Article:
After Being Humiliated, Disabled Minneapolis Man Sues McDonald’s for Damages

robert-mingoDid you know that under the Americans With Disabilities Act, it’s illegal to ask a disabled person about his or her service dog unless it’s not entirely obvious what service the animal provides? The manager of a McDonald’s in Minneapolis didn’t. Or if he did, he ignored the legality of the bill when he proclaimed, “I am the law” and ordered a local wheelchair-bound man out of the restaurant’s dining area.

The man, 52-year-old Robert Mingo, suffers from muscular dystrophy and a chronic back problem, both of which leave him confined to his wheelchair. He uses a border collie-springer spaniel service dog named Max to help him get around, including to the McDonald’s restaurant where on two occasions he was begrudgingly served and mocked for his disability.

That’s why Mingo recently filed a lawsuit against the franchise and the global corporation in federal court. According to Minneapolis’ Star Tribune newspaper, Mingo seeks unspecified damages as well as the requirement that all McDonald’s employees be trained and educated about the Disabilities Act, first enacted into law in 1990.

The troubling sequence of events plays out like a scene in a PSA directed toward preventing cruel and unfair treatment of disabled Americans. In August 2012, Mingo and Max attempted to order food at the counter of the local McDonald’s before being told that he couldn’t be served because of his dog. After an unsuccessful trip through the drive-thru, Mingo came back inside and obtained his food as well as a warning to never come back to the store.

Here’s where it gets heartbreaking.

Mingo returned to the same establishment in May 2013 with Max in tow and ordered his food at the counter before being told by the manager that he had to leave. When Mingo refused before he received his food, the manager demanded he show proper documentation that allots him the sue of Max as a service dog, and again Mingo refused, citing his wheelchair as proof. The manager then allowed Mingo to get his food but barred him from eating in the dining area, citing the dog’s presence as being against the law.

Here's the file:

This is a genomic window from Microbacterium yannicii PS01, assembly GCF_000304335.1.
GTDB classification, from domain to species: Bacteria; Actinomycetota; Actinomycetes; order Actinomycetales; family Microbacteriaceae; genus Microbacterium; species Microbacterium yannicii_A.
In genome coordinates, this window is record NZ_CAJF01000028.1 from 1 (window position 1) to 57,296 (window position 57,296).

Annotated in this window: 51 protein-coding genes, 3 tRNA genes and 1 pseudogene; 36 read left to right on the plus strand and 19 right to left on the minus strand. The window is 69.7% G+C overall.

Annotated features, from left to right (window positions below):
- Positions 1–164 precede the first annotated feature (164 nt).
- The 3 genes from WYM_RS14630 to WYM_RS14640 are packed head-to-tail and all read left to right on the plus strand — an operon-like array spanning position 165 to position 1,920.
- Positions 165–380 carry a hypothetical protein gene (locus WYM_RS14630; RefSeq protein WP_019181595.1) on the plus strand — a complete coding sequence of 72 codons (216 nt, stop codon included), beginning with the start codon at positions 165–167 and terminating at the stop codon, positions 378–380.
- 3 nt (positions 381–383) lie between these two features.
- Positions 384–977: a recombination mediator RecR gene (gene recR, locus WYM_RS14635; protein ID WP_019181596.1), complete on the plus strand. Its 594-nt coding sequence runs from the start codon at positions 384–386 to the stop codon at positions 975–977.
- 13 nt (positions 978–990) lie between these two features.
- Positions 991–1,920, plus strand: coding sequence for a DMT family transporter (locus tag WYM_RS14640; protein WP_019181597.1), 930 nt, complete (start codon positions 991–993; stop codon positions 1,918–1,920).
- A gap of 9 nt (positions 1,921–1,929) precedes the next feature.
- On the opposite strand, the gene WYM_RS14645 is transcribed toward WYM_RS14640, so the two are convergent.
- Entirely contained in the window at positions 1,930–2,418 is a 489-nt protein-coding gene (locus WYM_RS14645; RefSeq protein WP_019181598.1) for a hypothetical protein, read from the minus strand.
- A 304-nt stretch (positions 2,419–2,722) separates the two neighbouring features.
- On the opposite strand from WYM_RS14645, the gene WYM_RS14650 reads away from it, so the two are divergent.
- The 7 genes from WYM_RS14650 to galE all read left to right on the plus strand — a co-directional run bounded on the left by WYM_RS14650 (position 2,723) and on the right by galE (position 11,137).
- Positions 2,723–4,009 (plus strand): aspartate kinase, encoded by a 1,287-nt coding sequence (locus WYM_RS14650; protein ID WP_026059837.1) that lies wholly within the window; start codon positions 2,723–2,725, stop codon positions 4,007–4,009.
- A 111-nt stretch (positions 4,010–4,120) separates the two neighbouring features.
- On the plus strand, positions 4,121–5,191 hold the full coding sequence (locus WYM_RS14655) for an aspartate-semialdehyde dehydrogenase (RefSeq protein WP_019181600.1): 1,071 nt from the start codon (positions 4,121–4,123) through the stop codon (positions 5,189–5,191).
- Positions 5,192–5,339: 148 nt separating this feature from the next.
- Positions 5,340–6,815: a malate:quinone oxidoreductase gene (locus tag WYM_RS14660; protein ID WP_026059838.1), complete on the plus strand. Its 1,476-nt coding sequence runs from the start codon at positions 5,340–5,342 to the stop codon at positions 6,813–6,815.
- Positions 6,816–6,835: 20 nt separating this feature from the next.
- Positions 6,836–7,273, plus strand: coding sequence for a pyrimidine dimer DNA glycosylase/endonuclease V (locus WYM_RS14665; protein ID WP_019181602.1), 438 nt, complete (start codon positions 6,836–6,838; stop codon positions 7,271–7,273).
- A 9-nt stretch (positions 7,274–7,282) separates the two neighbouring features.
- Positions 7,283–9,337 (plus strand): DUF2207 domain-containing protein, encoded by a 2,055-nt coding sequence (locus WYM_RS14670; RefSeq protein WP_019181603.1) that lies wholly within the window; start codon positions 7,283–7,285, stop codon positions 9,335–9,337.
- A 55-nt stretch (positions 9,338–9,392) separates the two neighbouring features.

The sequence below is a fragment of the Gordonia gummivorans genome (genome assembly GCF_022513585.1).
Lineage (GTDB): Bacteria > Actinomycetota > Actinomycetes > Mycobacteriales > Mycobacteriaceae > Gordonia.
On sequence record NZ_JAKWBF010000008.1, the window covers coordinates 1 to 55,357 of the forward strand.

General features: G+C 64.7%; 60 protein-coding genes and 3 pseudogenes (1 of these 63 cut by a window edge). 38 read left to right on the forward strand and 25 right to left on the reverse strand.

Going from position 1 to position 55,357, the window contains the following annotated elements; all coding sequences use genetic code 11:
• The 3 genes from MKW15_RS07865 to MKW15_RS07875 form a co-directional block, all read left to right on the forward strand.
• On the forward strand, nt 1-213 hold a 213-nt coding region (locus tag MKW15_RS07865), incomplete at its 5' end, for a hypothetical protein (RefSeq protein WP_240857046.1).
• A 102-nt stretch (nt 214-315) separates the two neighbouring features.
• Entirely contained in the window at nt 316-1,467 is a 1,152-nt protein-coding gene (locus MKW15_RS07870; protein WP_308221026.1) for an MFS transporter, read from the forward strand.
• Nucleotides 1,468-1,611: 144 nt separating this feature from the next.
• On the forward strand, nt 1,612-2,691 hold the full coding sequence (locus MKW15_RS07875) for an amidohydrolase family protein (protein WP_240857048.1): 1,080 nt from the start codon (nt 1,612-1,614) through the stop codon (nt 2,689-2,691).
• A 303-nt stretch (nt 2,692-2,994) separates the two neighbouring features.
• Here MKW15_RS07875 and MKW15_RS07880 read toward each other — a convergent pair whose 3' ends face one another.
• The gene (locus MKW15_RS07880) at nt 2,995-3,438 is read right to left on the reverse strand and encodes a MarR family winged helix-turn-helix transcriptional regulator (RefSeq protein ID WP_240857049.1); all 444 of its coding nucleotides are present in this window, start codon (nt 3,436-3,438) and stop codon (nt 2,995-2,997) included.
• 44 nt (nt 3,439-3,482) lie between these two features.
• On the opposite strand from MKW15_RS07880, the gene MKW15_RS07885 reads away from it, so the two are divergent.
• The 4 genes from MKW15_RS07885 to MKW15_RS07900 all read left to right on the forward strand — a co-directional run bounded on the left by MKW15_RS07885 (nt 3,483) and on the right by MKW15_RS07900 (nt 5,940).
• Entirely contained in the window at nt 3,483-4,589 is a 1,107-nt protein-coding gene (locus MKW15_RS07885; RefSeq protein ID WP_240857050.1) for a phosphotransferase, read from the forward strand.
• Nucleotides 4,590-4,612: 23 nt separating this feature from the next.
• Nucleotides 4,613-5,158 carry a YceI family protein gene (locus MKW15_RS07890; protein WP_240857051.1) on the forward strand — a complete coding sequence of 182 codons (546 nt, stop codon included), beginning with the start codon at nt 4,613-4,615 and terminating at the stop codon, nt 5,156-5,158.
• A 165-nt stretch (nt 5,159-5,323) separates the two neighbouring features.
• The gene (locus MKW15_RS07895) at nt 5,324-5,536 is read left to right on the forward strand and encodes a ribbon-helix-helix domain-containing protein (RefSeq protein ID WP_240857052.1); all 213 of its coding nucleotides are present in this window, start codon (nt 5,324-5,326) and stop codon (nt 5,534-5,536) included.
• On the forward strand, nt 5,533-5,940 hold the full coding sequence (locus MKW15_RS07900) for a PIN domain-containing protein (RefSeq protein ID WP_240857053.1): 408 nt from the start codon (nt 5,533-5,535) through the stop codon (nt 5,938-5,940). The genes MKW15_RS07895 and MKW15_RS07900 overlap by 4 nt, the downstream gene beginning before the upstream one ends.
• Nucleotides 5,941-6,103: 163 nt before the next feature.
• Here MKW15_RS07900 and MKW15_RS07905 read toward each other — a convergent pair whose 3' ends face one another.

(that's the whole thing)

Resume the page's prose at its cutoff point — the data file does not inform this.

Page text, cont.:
When Mingo informed him, “The law says I can,” the manager mocked him and declared himself to be the law. According to the suit, this response drew snickers and laughter from other McDonald’s patrons. Now, Mingo is taking his case to court. The franchise’s owner, Tim Baylor, told the Star Tribune that he takes “complaints like this seriously [and] we do our best to provide a great customer experience to every customer.”

“People with disabilities are entitled to every protection under the law, and shouldn’t have to face discrimination in this day and age,” says Aaron Waxman, Senior Partner of Aaron Waxman & Associates.

This might be a case of wait-and-see. In the meantime, it’s worth remembering the 24 years’ worth of progress that’s been made since the passing of the Disabilities Act. Remember it, even though not everyone else will.